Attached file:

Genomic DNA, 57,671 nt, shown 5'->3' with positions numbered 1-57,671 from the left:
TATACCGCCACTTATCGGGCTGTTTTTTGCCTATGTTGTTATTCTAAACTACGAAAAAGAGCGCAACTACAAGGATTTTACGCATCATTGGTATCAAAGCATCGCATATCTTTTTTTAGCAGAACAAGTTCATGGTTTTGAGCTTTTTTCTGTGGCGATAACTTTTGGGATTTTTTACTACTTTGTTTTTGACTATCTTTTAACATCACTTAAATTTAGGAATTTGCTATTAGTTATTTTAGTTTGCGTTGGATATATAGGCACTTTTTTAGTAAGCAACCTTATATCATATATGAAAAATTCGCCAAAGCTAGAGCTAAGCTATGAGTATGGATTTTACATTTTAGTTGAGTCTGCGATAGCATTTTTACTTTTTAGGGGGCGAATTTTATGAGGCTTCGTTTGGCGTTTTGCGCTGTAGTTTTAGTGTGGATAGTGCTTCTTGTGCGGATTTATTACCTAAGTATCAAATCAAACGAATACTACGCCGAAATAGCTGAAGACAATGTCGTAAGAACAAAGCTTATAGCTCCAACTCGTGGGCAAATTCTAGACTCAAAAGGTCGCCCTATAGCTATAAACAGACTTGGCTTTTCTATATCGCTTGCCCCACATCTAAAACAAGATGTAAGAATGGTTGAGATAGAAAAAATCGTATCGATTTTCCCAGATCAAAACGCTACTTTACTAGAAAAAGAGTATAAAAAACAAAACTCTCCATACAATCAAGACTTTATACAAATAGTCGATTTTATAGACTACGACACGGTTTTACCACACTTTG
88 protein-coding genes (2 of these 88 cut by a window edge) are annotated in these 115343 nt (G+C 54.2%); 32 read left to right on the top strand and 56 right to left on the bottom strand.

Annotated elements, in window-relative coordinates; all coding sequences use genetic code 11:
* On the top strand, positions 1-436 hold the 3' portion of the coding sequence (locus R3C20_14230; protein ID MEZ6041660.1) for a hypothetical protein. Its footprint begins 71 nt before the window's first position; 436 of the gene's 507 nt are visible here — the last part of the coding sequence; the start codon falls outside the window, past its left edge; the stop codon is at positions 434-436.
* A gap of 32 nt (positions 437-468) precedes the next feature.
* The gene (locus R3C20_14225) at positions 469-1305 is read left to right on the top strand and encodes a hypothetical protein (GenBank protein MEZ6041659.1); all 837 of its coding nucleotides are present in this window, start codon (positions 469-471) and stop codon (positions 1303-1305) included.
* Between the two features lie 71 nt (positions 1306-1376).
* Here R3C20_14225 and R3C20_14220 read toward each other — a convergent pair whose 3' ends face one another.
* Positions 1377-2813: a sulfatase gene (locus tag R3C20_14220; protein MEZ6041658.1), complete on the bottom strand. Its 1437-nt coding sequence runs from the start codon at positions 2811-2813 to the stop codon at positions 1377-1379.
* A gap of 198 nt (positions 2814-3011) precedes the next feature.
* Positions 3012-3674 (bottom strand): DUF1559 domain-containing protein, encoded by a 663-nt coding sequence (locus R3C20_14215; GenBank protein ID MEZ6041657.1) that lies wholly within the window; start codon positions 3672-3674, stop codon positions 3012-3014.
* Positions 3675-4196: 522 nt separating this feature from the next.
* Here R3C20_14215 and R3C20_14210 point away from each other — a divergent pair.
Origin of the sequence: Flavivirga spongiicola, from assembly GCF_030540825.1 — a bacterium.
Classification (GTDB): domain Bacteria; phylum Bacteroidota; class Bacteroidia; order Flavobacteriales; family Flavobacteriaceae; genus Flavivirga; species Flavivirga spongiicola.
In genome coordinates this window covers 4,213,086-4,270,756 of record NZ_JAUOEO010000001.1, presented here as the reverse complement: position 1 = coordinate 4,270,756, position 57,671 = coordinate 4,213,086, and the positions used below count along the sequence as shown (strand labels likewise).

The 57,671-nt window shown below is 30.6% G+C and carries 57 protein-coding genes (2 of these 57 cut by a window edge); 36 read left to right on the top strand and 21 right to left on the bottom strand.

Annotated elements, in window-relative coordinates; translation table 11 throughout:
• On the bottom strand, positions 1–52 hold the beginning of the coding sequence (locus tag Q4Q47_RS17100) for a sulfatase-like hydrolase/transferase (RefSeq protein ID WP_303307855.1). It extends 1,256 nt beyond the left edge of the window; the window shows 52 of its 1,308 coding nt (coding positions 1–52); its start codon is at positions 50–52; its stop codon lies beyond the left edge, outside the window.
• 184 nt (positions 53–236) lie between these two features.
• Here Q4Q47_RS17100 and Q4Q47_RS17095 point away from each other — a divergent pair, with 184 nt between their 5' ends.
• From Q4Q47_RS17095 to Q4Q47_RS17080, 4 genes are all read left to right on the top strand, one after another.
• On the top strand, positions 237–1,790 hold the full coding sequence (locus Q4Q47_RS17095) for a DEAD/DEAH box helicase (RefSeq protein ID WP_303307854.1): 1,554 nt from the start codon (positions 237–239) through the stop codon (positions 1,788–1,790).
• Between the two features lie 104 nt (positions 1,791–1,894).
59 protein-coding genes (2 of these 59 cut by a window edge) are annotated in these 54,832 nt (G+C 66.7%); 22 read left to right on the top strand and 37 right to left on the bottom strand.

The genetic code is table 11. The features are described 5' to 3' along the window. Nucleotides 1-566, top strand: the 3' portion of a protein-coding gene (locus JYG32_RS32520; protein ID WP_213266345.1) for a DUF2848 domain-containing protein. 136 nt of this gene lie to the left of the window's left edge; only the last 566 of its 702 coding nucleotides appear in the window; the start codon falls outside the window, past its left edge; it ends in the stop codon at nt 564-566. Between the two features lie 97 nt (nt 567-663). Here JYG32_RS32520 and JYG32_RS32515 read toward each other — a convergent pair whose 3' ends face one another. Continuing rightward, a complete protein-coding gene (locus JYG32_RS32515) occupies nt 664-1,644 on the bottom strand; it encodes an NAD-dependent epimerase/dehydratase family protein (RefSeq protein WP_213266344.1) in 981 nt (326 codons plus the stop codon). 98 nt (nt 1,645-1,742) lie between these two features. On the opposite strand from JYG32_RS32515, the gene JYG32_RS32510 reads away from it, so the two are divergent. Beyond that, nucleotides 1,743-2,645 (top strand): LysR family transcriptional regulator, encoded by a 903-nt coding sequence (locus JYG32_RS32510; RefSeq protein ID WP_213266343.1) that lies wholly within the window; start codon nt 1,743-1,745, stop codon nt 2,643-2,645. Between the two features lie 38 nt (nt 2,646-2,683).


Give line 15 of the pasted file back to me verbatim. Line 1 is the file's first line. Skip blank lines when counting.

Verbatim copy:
Origin of the sequence: Flavivirga spongiicola, from assembly GCF_030540825.1 — a bacterium.